Read Land of Wolves Online

Authors: Craig Johnson

Land of Wolves (17 page)


“Motherfucker.”

“Nice to see you too.” I raised a hand but found an IV there and so let my hand drop back onto the small, tidy bed. She started to speak again, but I interrupted. “No, wait. I have to say this . . .” Putting on my best most confused and melodramatic voice, I spoke with a dreamy quality. “Where . . . Where am I?”

“Motherfucker.” I turned and looked at her, running a hand through the raven hair. “You’re at the Ass-Kicking World Finals and you’re first in line.”

“Abe?”

“Alive, but still unconscious in a drip sedation coma in an attempt to stabilize his body temperature. He’s in the ICU of Wyoming Medical Center in Casper, because it was their helicopter.” She glared at me. “And you are in Durant Memorial, because I wanted to stab you with a pencil the whole drive back.”

“I feel a little sore, now that you mention it.”

“Mother. Fucker.”

I glanced around the room, noting with relief that she was the only one there. “Where’s the doc?”

“He’s not talking to you, and he says he’s never taking care of you again.”

“Uh-oh.”

“He’s pissed, Walt, just like the rest of us.” She leaned back in the chair and shook her head at me like a hanging judge. “Stupid.”

“I know.”

“Rookie stupid.”

“Yep.”

“Arrogant stupid.”

“Yep.”

“Just plain stupid.”

I nodded silently.

“Motherfucker.”

“Okay, all right, I get it.”

“You had an abscess, a dangerous one that set up a wall that wouldn’t let the antibiotics get to the infection, and it finally burst.”

I felt around on my side and immediately found the source of discomfort. “That’s what was hurting?”

She threw her hands in the air. “Who knew it was hurting at all, you asshole?”

“This has pretty much shot you to the top of the office pool, huh.”

With hands on hips she bent from the waist, really rearing back for this one. “Motherfucker!”

“So, is this a result of the stab wound in Mexico?”

“Maybe, or possibly some new and cataclysmically stupid shit you may have done since then.” She started to turn away but then whipped back. “What if you had died? Lying out there somewhere with Abe-sicle on top of you?”

Sighing, I self-consciously looked around for my hat—it usually made things better. “I knew we had to get him out of the
cave and also knew it was going to take a long time hiking down there with a gurney and then hauling him back out—I figured by that time he really would be dead.”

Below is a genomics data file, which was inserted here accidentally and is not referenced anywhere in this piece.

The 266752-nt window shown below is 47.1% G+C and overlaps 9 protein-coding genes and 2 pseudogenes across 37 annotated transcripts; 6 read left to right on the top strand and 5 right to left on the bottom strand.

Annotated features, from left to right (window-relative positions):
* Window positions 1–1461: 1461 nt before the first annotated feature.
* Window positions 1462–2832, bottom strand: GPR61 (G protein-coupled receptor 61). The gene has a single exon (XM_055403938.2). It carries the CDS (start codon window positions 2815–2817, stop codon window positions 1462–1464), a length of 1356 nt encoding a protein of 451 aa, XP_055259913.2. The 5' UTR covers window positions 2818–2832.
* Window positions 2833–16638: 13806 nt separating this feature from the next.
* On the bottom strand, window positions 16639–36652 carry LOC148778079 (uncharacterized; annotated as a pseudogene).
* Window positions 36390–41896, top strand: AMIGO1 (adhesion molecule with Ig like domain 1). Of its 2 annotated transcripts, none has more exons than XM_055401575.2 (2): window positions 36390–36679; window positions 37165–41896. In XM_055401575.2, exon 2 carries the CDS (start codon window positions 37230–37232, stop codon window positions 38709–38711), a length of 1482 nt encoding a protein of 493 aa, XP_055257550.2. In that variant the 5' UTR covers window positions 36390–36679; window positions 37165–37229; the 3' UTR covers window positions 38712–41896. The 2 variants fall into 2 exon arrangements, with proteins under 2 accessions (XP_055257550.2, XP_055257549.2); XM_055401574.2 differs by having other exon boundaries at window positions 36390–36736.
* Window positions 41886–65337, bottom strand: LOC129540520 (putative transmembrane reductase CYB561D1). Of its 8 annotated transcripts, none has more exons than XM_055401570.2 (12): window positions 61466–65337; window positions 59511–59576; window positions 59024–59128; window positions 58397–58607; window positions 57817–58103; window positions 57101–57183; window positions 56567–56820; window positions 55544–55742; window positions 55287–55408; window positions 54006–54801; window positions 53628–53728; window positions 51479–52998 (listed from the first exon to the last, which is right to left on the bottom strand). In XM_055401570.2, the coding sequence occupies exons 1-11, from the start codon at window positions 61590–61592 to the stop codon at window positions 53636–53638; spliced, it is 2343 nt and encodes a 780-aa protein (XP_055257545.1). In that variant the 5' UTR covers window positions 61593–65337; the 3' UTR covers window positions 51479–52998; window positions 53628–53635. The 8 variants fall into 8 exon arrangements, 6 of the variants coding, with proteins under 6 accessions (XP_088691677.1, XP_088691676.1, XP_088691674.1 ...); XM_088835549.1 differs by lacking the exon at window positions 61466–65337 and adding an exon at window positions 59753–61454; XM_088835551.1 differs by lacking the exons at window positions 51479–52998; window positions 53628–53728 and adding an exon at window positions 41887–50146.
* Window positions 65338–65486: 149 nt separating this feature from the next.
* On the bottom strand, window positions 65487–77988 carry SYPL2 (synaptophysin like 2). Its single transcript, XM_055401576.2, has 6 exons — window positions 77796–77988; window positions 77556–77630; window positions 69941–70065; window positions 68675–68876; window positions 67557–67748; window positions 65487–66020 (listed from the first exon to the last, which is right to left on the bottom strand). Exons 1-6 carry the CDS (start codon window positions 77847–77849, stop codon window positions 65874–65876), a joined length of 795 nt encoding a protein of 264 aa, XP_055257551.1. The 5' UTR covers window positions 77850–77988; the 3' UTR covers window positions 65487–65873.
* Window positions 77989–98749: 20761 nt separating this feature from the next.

“So, once again, two bodies would be better than one?”

“I didn’t know I had a problem . . .”

“You’ve been in pain for weeks, most people take that as a sign that something’s wrong, you idiot.”

“They’ll have to fix it.”

“They already have, you moron. Half of it, at least.”

“Hmm . . . Is it a nice scar?” I peeked down the neck of my gown, attempting to see the repaired area, but it was heavily bandaged. “Is everybody as angry at me as you?”

“Angrier, but I’m the one who gives a shit about you enough to sit in here for hours to see if you’d wake up. It’s obvious to everyone that you don’t care whether you live or die, so why should they?”

“Is Liam all right?”

“Yes.”

“Dog?”

“Yes, except for Abe maybe, everybody is all right except for you.”

“How long have I been out?”

She went over to the window. “All night and most of the morning.”

“Any sign of Donnie Lott?”

“No.”

“I saw Larry.”

Annoyed, she turned back to me. “Who?”

“The wolf. 777M. Larry.”

“Get the fuck out of here.”

“He was sitting on top of Abarrane’s International when I got to the rim.”

“You imagined it.”

“Dog saw him too.”

“Get the fuck out of here.”

“Honest.”

She reached into the breast pocket of her duty jacket and pulled out the Mallo Cup Play Money card, holding it out to me from the foot of the bed. “And that explains this?”

There was a knock at the door and Henry Standing Bear appeared, his dark hair hanging down at the sides of his face. “I brought you a Whitman’s Sampler, but the head nurse took it.”

“Very thoughtful.”

Vic interrupted. “This is no ordinary wolf.”

“No, I don’t think most eat Mallo Cups.”

“Interesting.” The Bear entered the rest of the way, reached over and took the card from Vic before slumping down into the guest chair.

I nodded at him. “Long night?”

“For the owner of the Red Pony Bar and Grill, it is always a long night.”

“Uneasy lies the head that wears the crown.” I glanced at Vic. “Do you know Sancho quoted Shakespeare to me last night?”

“Taking your job a little seriously, isn’t he?”

Henry looked up. “Am I missing something?”

“Saizarbitoria has been approached by some citizens to stand for sheriff.”

“Really?”

Vic folded her arms. “Motherfuckers.”

The Bear examined the card. “Unlike the other one, this one
appears to be relatively worn.” His eyes came up to mine. “Where did you find it?”

“It found me as I was hugging the tire of Abarrane Extepare’s International trying to keep from blowing into the canyon. And by the way, the wolf was there too.”